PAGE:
Classrooms in Pre-Primary School are carefully planned to meet the needs of our youngest students and to create a school experience that both nurtures and inspires them. Ask any Pre-Primary teacher and they will tell you how special these early school years are. “It’s a magical age—the children are enchanted with the world, and they give themselves to you 110%,” says Discovery Room Teacher Ana Ardon. At the same time, they need a caring environment with a lot of structure: “Children this age read the world in its totality. They need help decoding it,” Director of Pre-Primary School Stefania Rubino explains.
Creating Structure with the Daily Schedule
To help children adjust to school routines, Pre-Primary School teachers create schedules with a simple but clearly articulated sequence of activities for each day. Cues are used throughout the day to reinforce the rhythm of changing activities. Schedules are designed keeping in mind the developmental stage of children in the different classrooms. For example, frequent bathroom breaks are a prominent feature of the Discovery Room schedule to help teach children how to care for themselves.
Helping Children “Read” the Space
Teachers also structure their rooms to help children learn to make sense of their new environment. The large rooms are clearly divided into areas for specific kinds of activities, and physical dividers are added so that teachers can introduce children to classroom spaces in a systematic and understandable way. When you are in one of Lowell’s Pre-Primary School classrooms, you’ll see how the placement of the furniture defines the spaces for science, dramatic play, art, manipulatives, blocks, and books. Ultimately, this careful structuring helps children develop independence and a sense of ownership of the space.
The Details Matter
Wall decorations and enticing materials, all chosen to help children develop new skills, are arranged strategically. Natural objects, games, puzzles, and toys are grouped on shelves to invite curiosity, exploration, and wonder. Only a few items are placed on the shelves at a time so children aren’t overwhelmed. And, under each one is a picture and name of the item, so that children learn that everything has its place and can help keep the shelves organized.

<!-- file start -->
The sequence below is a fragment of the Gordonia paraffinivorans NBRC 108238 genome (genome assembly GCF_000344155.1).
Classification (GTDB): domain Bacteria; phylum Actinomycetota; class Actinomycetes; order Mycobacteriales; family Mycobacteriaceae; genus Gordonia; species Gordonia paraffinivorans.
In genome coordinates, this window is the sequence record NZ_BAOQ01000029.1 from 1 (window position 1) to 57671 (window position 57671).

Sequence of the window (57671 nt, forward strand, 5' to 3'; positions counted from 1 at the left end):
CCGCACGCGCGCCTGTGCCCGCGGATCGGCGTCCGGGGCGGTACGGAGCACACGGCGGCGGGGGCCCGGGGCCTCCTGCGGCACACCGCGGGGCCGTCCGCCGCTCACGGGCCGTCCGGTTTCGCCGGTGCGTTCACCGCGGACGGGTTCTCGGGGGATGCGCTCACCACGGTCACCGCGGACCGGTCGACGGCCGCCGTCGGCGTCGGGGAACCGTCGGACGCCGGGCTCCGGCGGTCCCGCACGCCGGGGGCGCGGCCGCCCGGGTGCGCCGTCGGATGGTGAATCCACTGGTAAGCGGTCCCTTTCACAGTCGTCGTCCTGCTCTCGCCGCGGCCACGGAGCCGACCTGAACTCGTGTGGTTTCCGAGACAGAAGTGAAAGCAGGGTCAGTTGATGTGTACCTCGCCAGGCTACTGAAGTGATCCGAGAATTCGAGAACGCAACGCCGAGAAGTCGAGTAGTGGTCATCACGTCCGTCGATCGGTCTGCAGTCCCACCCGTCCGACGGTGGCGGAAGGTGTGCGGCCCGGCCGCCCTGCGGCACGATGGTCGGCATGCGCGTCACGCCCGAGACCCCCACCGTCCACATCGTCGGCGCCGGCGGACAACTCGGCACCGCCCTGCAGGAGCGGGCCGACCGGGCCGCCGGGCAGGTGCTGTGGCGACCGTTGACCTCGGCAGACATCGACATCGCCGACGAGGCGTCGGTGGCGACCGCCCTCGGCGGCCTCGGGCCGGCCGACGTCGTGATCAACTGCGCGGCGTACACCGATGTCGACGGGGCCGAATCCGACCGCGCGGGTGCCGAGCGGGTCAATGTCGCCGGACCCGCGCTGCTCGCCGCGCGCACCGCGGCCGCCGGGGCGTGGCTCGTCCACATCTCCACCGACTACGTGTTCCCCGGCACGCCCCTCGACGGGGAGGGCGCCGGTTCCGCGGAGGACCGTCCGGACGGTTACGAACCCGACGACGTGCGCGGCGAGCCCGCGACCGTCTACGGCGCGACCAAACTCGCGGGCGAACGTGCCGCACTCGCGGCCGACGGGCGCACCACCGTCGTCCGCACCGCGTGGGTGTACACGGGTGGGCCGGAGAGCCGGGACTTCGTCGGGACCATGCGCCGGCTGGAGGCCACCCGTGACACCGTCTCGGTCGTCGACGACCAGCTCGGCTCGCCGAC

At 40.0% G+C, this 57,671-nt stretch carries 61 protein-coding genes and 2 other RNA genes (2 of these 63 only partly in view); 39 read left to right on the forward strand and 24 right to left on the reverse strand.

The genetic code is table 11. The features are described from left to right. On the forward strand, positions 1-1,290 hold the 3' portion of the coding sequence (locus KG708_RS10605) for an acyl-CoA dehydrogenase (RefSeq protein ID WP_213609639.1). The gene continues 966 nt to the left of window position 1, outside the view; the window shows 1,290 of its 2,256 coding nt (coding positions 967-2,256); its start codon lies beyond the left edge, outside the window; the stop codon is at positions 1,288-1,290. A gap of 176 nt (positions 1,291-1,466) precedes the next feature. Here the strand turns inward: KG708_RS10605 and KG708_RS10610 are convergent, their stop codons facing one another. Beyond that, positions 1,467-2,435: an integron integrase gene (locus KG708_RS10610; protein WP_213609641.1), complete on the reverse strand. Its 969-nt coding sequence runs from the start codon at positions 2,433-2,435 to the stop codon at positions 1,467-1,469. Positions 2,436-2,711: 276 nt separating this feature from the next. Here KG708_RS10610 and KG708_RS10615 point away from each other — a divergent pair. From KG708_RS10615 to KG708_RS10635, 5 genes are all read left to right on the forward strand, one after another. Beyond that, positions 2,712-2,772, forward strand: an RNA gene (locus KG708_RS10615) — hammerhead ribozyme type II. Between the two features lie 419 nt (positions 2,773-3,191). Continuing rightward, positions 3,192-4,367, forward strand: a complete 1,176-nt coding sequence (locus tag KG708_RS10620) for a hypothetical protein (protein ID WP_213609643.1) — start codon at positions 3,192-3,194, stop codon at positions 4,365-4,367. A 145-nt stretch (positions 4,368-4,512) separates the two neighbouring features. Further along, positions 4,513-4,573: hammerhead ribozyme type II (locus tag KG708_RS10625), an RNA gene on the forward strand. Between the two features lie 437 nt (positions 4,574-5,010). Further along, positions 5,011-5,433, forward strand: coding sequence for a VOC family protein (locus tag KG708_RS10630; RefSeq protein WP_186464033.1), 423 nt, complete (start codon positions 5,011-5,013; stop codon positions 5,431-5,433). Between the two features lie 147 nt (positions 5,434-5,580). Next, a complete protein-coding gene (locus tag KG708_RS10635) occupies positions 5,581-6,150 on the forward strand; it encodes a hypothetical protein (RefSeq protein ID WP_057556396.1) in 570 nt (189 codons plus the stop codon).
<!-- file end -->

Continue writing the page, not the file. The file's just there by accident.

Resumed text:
Teachers warm up the rooms with their creative use of gauzy curtains, glowing lamps, rugs, and soft furniture. Pictures of the children, mirrors, and examples of their artwork are placed at the children’s eye level, as well. “In order for children to gain the most from any learning experience, the physical surroundings should provide nurturing opportunities for their self discovery. This can be reinforced by providing them with comfort, a deep sense of security, and of belonging,” Ana explains.
Supporting Social and Emotional Development
The learning environment that the teachers create also supports the development of children’s social and emotional skills. Because routines are carefully established and classroom spaces are organized in a way they can understand, children can more readily learn strategies to help themselves. When, for example, they are upset, they know where they can go for some time alone. When the lights go off, they know they will need to stop their work for a new activity. Building social relationships is also subtly supported by the set-up of the room: cozy spaces and small tables to explore materials encourage children to learn to play together first in pairs and later, in threes or fours. There are also spaces for the whole group to gather and learn to appreciate community life.
Making Great Strides
Each year by mid-year, teachers and parents alike notice the great strides children have made. Soaking in the teachers’ gentle guidance, children learn to take care of themselves, express their feelings, and build skills at a pace and in a place especially designed for them.
Lowell School is a private PK-8th grade school located in NW Washington, DC. At Lowell students gain the knowledge, skills, and social-emotional literacy to be the bold leaders and creative problem solvers our world needs.